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Ancient Temples, Amazing Waves

Bukit Peninsular , Bali

11th century temples, towering cliffs and Bali's best beaches. This is Bukit.

Moving from the eastern and western coastal areas of Bali to the southern peninsular of the island, a number of things change. Firstly, the crowds disappear. The peninsular, or Bukit (meaning ‘hill’ in Bahasa Indonesian), is much quieter that the hustle and bustle of the tourist centres of Kuta and Seminyak. No streets full of motor scooters and footpaths crowded with shoppers. Scooters carrying surfboards winding their way to a secluded beach are more the norm. Yes, there are people here, lots of them, but the pace is markedly slower as the locals and visitors go about their business.

Secondly, the geography changes. We leave the relatively flat beach coastlines behind as we discover the towering cliffs, the monkeys and temples of Pura Luhur Ulawata and the surf breaks of Ulawatu and Suluban Beach and of course, the legendary Single Fin, Bali’s hippest cliff-top bar with the best views of the Bali coastline. Bar none.

Leaving Seminyak, Dinah and I taxied south about 40 minutes to Jimbaran and Jimbaran Bay on the west coast of Bukit. The bay is a crescent of white sand and blue sea fronted by a string of seafood warangs (food stalls), beach clubs and 5-star resorts such as the Four Seasons and the Intercontinental. These are some of the best seafood restaurants anywhere in Bali and offer views from your table out over the bay and, in the evening, of the amazing Bali sunsets. Fresh seafood, a chilled glass of white wine or an ice-cold Bintang enjoying the spectacular end of the day…it doesn’t get any better! Jimbaran is basically a fishing village and coastal resort. At the northern end you’ll find the lively, open-air Kedonganan Fish Market. Southwest of the bay are Dreamland Beach and Balangan Beach, both known for their surf breaks. The Jimbaran Fish Markets are a great place to visit early in the morning. Brightly painted traditional fishing boats line the shore while cases of everything from sardines to deep sea fish are sold. If your accommodation allows you to prepare your own meals, then fresh seafood from here is a must.

We really like this area of Bali. Firstly, it is quite close to the main international airport at Denpasar so an easy transit when arriving or departing Bali. But most importantly, it is a beautiful and relatively quiet and is very good value for money in terms of the cost of accommodation. It is also a great base for exploring Bali, particularly Kuta and Seminyak and south Bali and the islands.

The infamous ‘S’s’ of Southern Bali

Sightseeing. Shopping. Swimming. Sunbathing. Surfing. Oh, and eating. This pretty-much sums the area up.

The sightseeing here is spectacular. Jimbaran Bay is a great place to start. This is a beautiful bay and a great spot for a swim and a sunbake. The combination of white sands and blue water is hard to beat on a hot and steamy Bali day. Breakfast on the beach and lunch at the Jimbaran Beach Club then dinner at any one of the numerous seafood warangs that line the beach. Or perhaps something a little fancier at one of the many resort restaurants.

Moving further afield and heading south from Jimbaran, Ulawatu is the place to go. And one of the most spectacular destinations in Ulawatu has to be Daya Tarik Wisata Kawasan Luar Pura Uluwatu– the Ulawatu Temple. The temple was established by Mpu Kutran in 1032AD. He was one of the spiritual teachers of the kingdom. This temple was built as glorification of his predecessor king and is a place of worship. An annual ceremony is held here and has been since the reign of the kings of ancient Bali. This temple has been managed by reigning monarchs of the time and in 1900AD it was managed by His Majesty King and his family taking turns.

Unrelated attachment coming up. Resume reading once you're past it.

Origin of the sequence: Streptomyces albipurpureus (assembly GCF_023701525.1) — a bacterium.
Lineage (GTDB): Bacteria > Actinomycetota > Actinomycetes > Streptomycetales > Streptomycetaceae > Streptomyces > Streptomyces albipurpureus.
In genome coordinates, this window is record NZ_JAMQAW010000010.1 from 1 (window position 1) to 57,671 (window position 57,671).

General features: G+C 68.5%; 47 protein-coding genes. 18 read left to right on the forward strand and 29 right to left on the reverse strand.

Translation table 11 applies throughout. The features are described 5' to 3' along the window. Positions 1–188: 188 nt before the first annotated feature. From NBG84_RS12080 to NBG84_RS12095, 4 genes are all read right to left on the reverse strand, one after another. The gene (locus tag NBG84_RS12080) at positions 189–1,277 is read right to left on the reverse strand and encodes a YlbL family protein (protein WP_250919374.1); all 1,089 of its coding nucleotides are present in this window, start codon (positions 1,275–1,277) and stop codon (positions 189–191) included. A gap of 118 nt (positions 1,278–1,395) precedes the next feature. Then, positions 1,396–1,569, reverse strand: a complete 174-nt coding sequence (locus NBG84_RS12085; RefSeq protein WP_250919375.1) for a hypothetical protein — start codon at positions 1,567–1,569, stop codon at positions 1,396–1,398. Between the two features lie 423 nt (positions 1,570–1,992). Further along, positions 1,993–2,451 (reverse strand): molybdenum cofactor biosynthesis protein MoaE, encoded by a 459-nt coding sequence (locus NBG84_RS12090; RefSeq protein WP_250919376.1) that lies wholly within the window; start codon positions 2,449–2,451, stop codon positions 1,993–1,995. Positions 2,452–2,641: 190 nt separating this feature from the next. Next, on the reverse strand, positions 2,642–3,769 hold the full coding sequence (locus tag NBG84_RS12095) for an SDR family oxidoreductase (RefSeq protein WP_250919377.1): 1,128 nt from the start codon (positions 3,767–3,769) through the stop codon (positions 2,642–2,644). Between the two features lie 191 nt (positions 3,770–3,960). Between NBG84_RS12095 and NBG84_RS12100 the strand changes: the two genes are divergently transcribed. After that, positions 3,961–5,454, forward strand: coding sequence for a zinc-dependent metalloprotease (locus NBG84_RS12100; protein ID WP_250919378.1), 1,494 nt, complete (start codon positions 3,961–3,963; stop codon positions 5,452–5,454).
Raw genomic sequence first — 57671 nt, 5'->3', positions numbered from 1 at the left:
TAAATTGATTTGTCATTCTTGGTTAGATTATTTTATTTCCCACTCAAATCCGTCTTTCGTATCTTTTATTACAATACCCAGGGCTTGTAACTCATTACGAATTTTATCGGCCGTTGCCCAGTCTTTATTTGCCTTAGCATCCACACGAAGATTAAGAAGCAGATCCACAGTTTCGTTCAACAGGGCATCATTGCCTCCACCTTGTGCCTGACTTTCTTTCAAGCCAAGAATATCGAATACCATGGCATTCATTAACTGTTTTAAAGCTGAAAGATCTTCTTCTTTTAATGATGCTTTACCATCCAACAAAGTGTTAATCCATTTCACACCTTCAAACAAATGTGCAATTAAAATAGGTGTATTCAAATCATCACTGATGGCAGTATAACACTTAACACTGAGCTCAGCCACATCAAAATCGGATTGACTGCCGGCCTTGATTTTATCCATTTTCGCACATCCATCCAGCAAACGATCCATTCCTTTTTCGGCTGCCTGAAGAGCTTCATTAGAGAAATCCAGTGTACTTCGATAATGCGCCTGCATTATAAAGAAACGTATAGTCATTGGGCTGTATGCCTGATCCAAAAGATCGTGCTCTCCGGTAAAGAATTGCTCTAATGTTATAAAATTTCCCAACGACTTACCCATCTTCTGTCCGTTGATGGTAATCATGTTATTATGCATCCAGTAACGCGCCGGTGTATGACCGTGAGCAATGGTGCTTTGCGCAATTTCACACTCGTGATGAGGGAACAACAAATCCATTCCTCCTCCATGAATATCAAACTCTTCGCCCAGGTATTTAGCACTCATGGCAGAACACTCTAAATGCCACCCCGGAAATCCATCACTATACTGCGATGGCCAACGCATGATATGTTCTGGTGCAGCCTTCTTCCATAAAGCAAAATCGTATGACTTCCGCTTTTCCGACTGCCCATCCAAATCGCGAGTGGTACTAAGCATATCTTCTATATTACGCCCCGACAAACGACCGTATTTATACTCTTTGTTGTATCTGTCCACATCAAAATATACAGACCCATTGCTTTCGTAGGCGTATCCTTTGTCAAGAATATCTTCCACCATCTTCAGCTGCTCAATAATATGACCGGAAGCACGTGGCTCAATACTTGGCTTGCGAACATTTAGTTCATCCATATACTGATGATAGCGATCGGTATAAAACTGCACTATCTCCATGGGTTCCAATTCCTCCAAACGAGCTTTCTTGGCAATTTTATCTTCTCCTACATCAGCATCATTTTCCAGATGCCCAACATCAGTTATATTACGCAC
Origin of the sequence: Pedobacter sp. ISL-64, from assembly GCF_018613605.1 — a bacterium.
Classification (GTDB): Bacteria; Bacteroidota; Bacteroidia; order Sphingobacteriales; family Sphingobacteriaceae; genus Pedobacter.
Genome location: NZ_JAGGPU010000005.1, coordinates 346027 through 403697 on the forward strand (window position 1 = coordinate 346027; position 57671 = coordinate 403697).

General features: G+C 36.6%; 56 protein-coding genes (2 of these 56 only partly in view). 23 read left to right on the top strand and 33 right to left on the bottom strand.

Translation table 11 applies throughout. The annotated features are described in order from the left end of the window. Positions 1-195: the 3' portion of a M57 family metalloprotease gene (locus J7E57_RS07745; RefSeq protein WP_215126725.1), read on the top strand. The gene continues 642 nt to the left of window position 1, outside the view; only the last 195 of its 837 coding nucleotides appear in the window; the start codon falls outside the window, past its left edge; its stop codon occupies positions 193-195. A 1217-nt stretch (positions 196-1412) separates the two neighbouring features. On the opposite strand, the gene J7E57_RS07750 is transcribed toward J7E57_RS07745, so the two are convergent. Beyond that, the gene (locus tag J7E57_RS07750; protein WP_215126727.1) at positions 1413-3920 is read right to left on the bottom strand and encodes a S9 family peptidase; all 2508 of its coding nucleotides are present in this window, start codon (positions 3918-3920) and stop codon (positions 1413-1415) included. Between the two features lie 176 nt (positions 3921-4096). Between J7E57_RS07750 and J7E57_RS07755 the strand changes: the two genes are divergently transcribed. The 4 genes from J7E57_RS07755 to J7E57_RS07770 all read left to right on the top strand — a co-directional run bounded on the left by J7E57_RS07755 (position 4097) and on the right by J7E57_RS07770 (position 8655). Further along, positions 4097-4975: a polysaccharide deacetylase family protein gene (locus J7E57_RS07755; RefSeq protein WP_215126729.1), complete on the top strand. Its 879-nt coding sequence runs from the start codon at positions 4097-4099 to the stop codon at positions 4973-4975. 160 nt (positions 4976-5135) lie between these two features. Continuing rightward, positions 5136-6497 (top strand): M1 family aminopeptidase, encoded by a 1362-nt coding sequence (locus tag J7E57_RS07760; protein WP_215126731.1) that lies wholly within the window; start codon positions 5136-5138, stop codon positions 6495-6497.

The temple is located on the very edge of the cliffs at Ulawatu. It will cost you IDR 30,000 (AUD$3.00) to enter and for a ‘donation’ of another IDR 100,000 (AUD$10.00) a local guide will take you on a personal tour of the impressive temple site, through thick rain forest and majestic cliff-top paths. Absolutely worth it, as he will explain the history and cultural and religious significance of everything you are seeing. He will also protect you from the hundreds of monkeys who inhabit the area that are hell-bent on claiming your Ray Bans for themselves! The views from the cliff tops are spectacular. Looking south, as our guide Rama points out, we are looking at a sheer cliff face that was the location for the final scene in the Steve McQueen and Dustan Hofmann classic movie Papillon. This is where Henri “Papillon” Charrier launches himself off the cliffs into the surf far below in one final (successful) escape attempt. The temple itself sits majestically on the farther-most easterly point of the headland.

Leaving Ulawata temple, we head further south down narrow roads to Single Fin and Suluban Beach. Single Fin is regarded as one of Bali’s hippest cliff-top bars. Evolving from a surfers’ hangout where one could observe the rolling surf before descending the formidable cliffs to the beach is was named in honour of the single fin surfboards that originally challenged the waves here. Today it is a fully-fledged ‘chill-out’ spot for amazing sunsets, great food and live entertainment. On weekends it is packed with surfers and tourists alike who are energetic enough to venture down the long and winding pathway to the bar below. At the top of the cliffs and bearing the same name is the Single Fin surf shop. Pick up a Single Fin cap or a t-shirt to impress your friends back home.